Upper panel: Southeast China rainfall excess continues.

Middle panel:. Rainfall deficits in these regions continue.

Lower panel : Coastal Western Ghats regions in peninsular India have received excessive rainfall so far this season.

atmospheric circulation
Atmospheric Circulation

The lack of monsoon depressions in the northern Bay of Bengal (combined with their usual northwesterly track) so far this season, is one of the primary reasons for the rainfall deficit In the north central and northeastern India. This week, a strange low level anomalous anticyclonic circulation is centered over the head Bay accentuating the lack of rainfall in the adjoining regions.

slide9

Prediction of Large-Scale Monsoon Circulation

Upper panel: Webster-Yang monsoon index (Webster and Yang 1992) defined as U850 (0-20ºN, 40-110ºE) – U200 (0-20ºN, 40-110ºE).Positive (negative) values indicate strong (weak) than normal monsoon.

The NCEP Global Forecast System predicts that the Webster Yang Monsoon index will rise up to normal level in the next couple of weeks after being below normal since early June.

Lower panel: Correlation between rainfall and Webster-Yang monsoon index (Webster and Yang 1992; shading) and regression of 850-mb winds on the monsoon index (vectors) for July. Green (brown) shading indicates increase (decrease) in rainfall associated with strong monsoon.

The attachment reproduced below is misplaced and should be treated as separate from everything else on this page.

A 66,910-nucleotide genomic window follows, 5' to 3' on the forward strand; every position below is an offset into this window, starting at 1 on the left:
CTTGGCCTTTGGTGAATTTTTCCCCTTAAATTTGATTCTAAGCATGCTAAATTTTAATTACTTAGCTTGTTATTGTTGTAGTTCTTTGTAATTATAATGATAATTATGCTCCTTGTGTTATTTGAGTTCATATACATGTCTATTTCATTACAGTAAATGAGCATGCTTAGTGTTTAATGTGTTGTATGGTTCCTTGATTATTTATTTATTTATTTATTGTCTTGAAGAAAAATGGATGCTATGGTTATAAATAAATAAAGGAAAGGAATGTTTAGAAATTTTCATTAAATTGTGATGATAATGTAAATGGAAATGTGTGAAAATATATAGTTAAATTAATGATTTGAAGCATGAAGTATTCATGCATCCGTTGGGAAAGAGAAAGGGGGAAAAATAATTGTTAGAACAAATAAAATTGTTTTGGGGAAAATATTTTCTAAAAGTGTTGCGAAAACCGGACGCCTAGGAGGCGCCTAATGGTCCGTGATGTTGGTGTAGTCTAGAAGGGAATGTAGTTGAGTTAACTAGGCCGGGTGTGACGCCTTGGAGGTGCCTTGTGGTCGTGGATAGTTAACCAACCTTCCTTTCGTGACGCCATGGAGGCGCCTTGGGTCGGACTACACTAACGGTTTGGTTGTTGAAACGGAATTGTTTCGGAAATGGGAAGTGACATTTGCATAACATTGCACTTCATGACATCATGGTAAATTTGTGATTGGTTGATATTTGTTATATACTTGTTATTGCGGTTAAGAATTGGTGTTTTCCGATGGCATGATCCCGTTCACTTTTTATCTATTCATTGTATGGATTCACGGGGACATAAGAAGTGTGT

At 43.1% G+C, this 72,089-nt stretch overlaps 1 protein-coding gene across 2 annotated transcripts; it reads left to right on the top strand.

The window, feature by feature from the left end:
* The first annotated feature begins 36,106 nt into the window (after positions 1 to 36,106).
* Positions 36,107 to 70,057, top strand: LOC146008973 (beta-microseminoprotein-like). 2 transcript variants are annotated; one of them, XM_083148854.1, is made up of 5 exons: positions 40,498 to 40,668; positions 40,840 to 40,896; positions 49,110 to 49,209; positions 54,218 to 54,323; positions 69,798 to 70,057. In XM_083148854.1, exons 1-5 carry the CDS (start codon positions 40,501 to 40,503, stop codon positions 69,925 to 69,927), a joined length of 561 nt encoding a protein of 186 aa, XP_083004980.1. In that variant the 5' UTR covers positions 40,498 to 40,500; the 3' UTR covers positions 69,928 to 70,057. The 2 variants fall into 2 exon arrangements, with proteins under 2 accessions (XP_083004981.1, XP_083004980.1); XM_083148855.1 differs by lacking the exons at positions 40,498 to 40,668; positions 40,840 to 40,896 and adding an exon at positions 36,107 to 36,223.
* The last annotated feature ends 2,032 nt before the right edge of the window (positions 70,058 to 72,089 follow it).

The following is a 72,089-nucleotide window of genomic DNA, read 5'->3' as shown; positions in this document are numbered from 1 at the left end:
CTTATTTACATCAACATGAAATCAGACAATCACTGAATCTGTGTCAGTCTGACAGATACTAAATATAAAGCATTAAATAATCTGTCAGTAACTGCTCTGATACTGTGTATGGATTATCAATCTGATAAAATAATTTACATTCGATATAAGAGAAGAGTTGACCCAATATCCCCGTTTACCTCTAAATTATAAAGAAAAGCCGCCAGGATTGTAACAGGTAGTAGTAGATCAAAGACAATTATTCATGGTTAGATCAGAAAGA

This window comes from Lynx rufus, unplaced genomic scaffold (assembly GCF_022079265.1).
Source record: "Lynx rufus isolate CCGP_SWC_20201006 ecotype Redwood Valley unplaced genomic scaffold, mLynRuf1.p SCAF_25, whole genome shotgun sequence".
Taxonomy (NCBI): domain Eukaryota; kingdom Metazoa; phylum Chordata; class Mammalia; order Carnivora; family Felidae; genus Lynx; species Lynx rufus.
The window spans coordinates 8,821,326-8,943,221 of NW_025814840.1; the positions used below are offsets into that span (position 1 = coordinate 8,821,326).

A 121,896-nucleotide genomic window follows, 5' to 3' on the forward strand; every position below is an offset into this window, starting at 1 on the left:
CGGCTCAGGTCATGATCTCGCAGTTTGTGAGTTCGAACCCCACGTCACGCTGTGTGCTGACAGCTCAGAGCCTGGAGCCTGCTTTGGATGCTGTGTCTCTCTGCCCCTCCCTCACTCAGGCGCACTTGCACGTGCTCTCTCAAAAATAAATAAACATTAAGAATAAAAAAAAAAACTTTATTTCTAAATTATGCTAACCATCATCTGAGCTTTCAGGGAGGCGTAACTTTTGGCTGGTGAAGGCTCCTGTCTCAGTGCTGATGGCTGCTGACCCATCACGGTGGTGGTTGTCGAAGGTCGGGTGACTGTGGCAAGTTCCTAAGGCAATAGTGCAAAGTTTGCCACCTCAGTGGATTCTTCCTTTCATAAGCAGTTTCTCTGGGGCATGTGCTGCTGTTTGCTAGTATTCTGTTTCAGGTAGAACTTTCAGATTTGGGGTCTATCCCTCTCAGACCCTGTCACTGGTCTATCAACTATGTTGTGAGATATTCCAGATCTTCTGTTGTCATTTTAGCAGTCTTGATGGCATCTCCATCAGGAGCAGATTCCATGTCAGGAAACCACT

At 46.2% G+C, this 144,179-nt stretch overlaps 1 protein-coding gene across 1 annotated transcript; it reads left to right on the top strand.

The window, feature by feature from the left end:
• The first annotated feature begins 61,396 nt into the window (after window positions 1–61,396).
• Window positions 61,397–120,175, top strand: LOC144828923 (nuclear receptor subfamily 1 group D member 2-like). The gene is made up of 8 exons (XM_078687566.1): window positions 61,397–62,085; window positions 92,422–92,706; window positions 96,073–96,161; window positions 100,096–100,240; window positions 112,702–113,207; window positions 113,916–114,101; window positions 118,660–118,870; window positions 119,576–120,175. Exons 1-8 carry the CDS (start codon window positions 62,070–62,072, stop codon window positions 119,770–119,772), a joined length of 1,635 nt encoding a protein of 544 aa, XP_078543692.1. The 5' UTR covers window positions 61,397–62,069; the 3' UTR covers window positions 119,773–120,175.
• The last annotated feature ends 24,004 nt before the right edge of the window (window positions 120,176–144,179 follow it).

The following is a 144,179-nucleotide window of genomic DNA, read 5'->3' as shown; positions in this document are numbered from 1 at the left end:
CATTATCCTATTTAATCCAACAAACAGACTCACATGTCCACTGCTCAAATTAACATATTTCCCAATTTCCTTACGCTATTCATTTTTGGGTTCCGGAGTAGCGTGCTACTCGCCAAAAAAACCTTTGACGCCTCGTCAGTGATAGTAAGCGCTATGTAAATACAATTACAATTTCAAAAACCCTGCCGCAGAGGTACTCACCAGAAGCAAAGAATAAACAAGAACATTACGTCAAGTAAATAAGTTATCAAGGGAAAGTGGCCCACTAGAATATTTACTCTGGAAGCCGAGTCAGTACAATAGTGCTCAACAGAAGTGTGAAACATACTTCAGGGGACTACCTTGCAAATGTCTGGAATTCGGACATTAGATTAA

slide10

Prediction of South Asian Monsoon Circulation

Upper panel: South Asian monsoon index (Goswami et al. 1999) defined as v850 (10-30ºN, 70-110ºE) – v200 (10-30ºN, 70-110ºE).Positive (negative) values indicate strong (weak) than normal monsoon.

The NCEP Global Forecast System predicts that the South Asian monsoon index will be near or slightly above normal in the next two weeks.

Lower panel: Correlation between rainfall and South Asian monsoon index (Goswami et al. 1999; shading) and regression of 850-mb winds on the monsoon index (vectors) for July. Green (brown) shading indicates increase (decrease) in rainfall associated with strong monsoon.

slide11

Prediction of East Asia – NW Pacific Monsoon

Upper panel: East Asia – Western North Pacific (EAWNP) monsoon index (Wang et al. 2008) defined as U850 (5-15ºN, 40-80ºE) – U850 (20-30ºN, 70-90ºE). Positive (negative) values indicate strong (weak) than normal monsoon.

The NCEP Global Forecast System predicts that, in the next two weeks, the East Asian WNP Monsoon Index will continue its up and down swing, as it has done in the past several weeks.

Lower panel: Correlation between rainfall and East Asia – Western North Pacific monsoon index (Wang et al. 2008; shading) and regression of 850-mb winds on the monsoon index (vectors) for July. Green (brown) shading indicates increase (decrease) in rainfall associated with strong monsoon.

summary
Summary
  • Except along the southeast-northwest oriented monsoon depressions track region in northern India, the rainfall is almost near normal over the Indian subcontinent. As the peak of the hurricane and typhoon season approaches in various storm oceans basins around the world approach, not a single monsoon depression has formed so far in the Bay of Bengal. The excessive rains that caused flooding in Kashmir and northern Pakistan have somewhat eased, but the lingering effects due to earlier heavy rains continue there.